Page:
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Thread: Most playable and enjoyable things by R. Schumann

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    Senior Member clavichorder's Avatar
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    Default Most playable and enjoyable things by R. Schumann

    Apart from the Kinderszenen and the easier album for the young, which pieces by Schumann are the most playable and enjoyable?

    How are the Fantasiestucke op. 12 and op. 111? I like those from what I've heard, a lot.

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    Senior Member PetrB's Avatar
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    The op 12 are entirely "pianistic" -- i.e completely hand-friendly, readily readable.
    They are the only I've had direct experience with, I don't directly know and have never looked at Op. 111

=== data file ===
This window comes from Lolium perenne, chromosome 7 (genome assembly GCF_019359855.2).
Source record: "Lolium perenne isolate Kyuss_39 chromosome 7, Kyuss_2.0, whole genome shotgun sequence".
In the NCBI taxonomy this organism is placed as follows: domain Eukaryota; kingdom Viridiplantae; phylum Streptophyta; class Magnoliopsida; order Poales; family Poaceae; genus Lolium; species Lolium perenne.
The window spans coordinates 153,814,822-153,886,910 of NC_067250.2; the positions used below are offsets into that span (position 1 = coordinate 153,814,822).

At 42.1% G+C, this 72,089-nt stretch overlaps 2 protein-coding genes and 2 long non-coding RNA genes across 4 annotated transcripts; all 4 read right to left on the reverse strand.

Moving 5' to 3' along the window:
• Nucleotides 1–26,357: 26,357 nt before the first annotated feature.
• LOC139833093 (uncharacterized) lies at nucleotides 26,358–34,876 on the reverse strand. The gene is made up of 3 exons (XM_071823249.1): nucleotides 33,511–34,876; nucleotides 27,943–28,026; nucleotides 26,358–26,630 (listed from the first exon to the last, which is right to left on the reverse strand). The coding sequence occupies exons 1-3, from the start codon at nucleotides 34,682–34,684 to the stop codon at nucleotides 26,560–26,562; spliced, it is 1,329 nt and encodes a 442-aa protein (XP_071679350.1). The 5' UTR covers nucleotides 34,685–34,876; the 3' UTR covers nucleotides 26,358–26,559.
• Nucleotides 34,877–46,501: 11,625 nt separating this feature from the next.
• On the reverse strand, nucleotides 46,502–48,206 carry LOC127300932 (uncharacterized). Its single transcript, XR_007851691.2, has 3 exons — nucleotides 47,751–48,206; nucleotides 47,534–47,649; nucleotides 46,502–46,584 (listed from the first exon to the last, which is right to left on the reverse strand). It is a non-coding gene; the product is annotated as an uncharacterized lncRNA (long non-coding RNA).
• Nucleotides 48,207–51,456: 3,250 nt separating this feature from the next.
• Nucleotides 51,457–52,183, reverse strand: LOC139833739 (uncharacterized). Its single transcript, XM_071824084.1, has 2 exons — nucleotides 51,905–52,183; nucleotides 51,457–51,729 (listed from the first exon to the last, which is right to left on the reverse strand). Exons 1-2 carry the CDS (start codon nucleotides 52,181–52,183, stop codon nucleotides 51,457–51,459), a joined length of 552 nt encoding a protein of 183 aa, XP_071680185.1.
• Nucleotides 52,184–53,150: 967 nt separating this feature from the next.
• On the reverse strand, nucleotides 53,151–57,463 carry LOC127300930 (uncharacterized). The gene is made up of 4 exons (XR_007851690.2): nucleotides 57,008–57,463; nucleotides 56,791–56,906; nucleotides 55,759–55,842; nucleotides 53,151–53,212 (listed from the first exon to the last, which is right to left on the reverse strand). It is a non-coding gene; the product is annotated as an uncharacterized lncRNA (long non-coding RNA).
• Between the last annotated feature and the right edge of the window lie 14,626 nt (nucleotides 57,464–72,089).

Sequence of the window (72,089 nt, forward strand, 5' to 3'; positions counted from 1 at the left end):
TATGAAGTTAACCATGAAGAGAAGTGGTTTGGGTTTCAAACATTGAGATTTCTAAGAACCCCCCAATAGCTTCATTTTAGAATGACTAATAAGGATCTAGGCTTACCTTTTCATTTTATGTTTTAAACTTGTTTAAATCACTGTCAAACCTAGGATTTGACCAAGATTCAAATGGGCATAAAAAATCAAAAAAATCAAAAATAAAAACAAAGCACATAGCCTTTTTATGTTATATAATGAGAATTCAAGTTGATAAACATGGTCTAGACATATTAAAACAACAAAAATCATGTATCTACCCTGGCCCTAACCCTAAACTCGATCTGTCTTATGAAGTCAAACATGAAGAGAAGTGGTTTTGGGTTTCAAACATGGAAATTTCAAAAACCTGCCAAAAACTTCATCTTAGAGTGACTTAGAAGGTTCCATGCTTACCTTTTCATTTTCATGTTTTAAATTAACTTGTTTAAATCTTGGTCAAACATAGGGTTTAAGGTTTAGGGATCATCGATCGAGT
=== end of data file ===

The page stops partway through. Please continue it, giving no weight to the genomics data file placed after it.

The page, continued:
[[That said, there is always, for about any pianist, a particular configuration or harmonic vocabulary which is totally accessible to them while for another pianist of equal ability, the same piece(s) will lie outside their reflexes as to what they readily grasp, either reading, or in actually negotiating the keyboard. One pianist's direct in can be, for another equally competent player, a puzzle to read and finger-knotty. This has less to do with overall breadth of understanding and having covered various repertoire and all to do with more innate and varied thinking patterns, one individual to the next.
    ...which is why, FYI, this sort of question always irritates me, and why FYI, the only wholly appropriate answer is to advocate your reading them through and seeing what you find them to be, for you, as an individual pianist.]]

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    Senior Member Novelette's Avatar
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    Quote Originally Posted by clavichorder View Post
    Apart from the Kinderszenen and the easier album for the young, which pieces by Schumann are the most playable and enjoyable?

    How are the Fantasiestucke op. 12 and op. 111? I like those from what I've heard, a lot.